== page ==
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lordandrei

Andrei's Universe

One man's journey from infinity to nothingness


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lordandrei

How to unnerve people on line

I'm standing on a long line in front of a pair of Asian women. They began carrying on a conversation in <<Insert glyph based language I sure as hell don't know>>. Normally, when on line, if you hear a conversation near you, you casually acknowledge it and may jump in or pay attention to it.. if it seems appropriate.

While the U.S. doesn't have a standard, primary language... I find the use of non-English in the US is a way for a group to cordon themselves off. It sets up an intentional wall in a manner similar to installing a fence around your yard.

While language may be foreign... tone, body language, aren't.

I found myself paying attention to the conversation I didn't understand. I was riding along with the tone. And found myself chuckling at a pause point that felt like a humourous statement.

I found the one woman unnerved that I chuckled with her friend. It was as if I'd walked through her gate. She seemed to be wondering. "Oh, crap. Does he speak my language?"

So not eavesdropping. But a very interesting sociological and psychological experiment.

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This reminds me of a story my mother told me. She was waiting for a flight, sitting next to two asian women who looked to be mother and grown daughter. At one point in the conversation, the mother said something that was clearly secret or scandalous--she changed her tone to a whisper. This entertained my mother to no end.

:D

Did you grow up in New York, perchance?

That's actually not true

body language is not universal. I'm guessing the ladies had been there long enough to know what American body language is, but in Ukraine, people often stare openly even if they don't understand what's happening. For them it's not rude, and it doesn't even mean they understand.

I had a group of Saudis who were sitting with a stern expression and crossed arms. I thought they were all pissed. Turns out that body language in Saudi Arabia implies they are listening intently.

Your story is really funny, but I needed to chime in that body language is not universal and we often get in a world of awkward situations when we assume that to be the case.

Re: That's actually not true

True. However, they might have known American body language and thought "Well, as an American, his body language says he understands ..."

Re: That's actually not true

Jim had trouble with an arabic boss for a while, untill he figured that out! The guy would ask him some deeply personal question (like how we met, and why we stayed together- as a gay couple!)... then Jim thought he was standing there /browbeating/ him... when in fact, he was listening intently. (chuckles) Once he figured that out, things went MUCH smoother. ;) It's easy to jump to assumptions!

I pay attention too. It may be my sensitivity and that my filters suck so that I hear everything but I'm sure it's also the innate curiosity of my inner ethnographer. Even without understanding a foreign language, I also find it interesting that I can follow a conversation based on tone, inflection, facial expression and body language.

One day at a Vietnamese business, I overheard a mother talking to her mother in their native language and then asking for her child to be put on the phone who was then scolded and told to listen to his grandmother. I laughed as she confirmed in English what I had overheard. I found it funny that I was able to understand, even without speaking Vietnamese; some things are just universal.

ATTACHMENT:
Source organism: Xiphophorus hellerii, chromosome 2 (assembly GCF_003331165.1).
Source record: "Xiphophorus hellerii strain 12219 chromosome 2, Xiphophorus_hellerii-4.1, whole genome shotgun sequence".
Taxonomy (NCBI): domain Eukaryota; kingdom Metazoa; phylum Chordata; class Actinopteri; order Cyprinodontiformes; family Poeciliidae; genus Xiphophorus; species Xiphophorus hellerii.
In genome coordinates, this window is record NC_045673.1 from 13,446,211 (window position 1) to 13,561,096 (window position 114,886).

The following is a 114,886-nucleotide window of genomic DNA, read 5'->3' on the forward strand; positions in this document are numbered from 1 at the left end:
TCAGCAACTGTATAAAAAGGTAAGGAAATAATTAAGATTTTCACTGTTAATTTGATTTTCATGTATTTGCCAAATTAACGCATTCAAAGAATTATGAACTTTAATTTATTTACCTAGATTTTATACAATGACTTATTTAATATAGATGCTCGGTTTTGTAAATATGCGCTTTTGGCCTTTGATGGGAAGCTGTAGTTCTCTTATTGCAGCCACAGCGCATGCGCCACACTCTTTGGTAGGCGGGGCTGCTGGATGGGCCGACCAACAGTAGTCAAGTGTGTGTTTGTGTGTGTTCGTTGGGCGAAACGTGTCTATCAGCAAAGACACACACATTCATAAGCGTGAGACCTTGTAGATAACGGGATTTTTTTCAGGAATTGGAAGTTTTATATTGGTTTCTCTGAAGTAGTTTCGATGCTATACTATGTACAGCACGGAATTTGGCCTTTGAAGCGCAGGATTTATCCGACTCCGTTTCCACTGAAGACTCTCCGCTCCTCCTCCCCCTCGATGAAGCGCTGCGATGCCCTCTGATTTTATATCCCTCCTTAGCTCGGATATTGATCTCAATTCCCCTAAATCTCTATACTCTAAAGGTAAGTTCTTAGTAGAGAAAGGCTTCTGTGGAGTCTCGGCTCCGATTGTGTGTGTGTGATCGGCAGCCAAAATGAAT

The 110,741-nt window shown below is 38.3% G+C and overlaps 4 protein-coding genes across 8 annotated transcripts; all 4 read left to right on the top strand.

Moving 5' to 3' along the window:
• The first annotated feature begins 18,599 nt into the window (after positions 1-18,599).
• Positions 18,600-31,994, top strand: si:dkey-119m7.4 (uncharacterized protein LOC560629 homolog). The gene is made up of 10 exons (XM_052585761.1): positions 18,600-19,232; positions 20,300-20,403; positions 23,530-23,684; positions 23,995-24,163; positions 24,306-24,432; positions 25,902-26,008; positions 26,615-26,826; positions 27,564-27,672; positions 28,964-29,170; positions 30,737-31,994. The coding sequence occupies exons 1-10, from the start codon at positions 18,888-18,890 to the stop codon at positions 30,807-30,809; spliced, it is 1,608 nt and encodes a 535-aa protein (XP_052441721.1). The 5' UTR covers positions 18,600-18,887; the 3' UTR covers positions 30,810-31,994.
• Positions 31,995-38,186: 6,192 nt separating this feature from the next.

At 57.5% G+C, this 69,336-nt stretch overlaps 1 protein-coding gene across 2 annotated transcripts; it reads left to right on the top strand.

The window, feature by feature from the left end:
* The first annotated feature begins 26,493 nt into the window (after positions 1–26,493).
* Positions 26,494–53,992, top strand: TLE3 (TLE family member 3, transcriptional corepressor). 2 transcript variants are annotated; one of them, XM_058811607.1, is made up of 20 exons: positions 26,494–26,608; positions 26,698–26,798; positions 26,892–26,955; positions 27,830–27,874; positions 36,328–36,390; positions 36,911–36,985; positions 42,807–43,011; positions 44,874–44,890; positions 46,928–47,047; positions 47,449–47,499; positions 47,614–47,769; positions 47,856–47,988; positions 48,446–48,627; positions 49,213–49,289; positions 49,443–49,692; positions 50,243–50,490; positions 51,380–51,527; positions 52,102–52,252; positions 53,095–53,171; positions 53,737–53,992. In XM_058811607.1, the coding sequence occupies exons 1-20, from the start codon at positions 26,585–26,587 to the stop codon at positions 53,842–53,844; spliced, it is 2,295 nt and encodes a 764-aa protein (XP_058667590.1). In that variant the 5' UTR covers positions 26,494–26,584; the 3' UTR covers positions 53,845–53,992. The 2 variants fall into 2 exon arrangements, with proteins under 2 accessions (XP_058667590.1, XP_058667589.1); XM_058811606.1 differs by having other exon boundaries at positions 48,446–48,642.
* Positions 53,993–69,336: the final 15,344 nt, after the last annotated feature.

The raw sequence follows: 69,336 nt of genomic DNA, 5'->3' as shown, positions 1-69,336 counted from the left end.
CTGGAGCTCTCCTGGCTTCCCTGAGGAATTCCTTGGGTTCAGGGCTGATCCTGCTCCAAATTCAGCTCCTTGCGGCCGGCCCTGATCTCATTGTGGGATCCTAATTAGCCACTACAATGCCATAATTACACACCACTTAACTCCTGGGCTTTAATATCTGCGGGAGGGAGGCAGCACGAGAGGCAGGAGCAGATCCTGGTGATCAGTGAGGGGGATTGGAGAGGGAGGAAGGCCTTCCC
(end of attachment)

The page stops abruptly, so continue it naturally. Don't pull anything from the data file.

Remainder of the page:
While language may be foreign... tone, body language, aren't.

Actually...in my experience...body language can be foreign, which turns out to be one of the most unnerving parts of culture shock. Travel to Asia and see, or at least, that's where I had my series of epiphanies.

scifigal has given some good examples - the more you look, the more there are.

That being said, people from other cultures that move to the USA probably pick up and give a certain amount of locally relevant body language cues ;)

Edited at 2008-07-11 06:48 pm (UTC)

I LOVE this.

I am pretty oriented to body language and tone, so I often follow along with conversations that I don't understand the details of.

Last time gave me a chance to use one of my favorite phrases "I am an American, not deaf."

I supose I am being disrespectful of their desire to cordon themselves off, but it really brings me pleasure for some reason.

Hi P,

I'm guessing that's because when we have the emotional experience of feeling excluding, sometimes it feels like retaliation would be satsifying, or at least, that naming and verbally recognizing the act gives us some of our power back. Or so it has worked for me at times.

Maybe you're being disrespectful...but maybe that's triggered by the initial rudeness of being pointedly excluded conversationally by use of language.

I guess the bottom line is think about what you want: is it to be recognized/respected/not picked on, or is it stemming from a real desire to be included? If it's the latter, keep working on it - I think you might really get somewhere. But try to be nicer than they are ;)))

I'll chime in with others on body language not being universal. It pays to be an empath--the eyes can deceive you.

True. In some African countries, looking certain people in the eyes is very very rude. Looking down/shifting eyes is what polite people do.

I think it's safe to say that generalisations are always wrong.

;)

(I listen to everyone, especially at bus stops/on buses. I'm creepy.)

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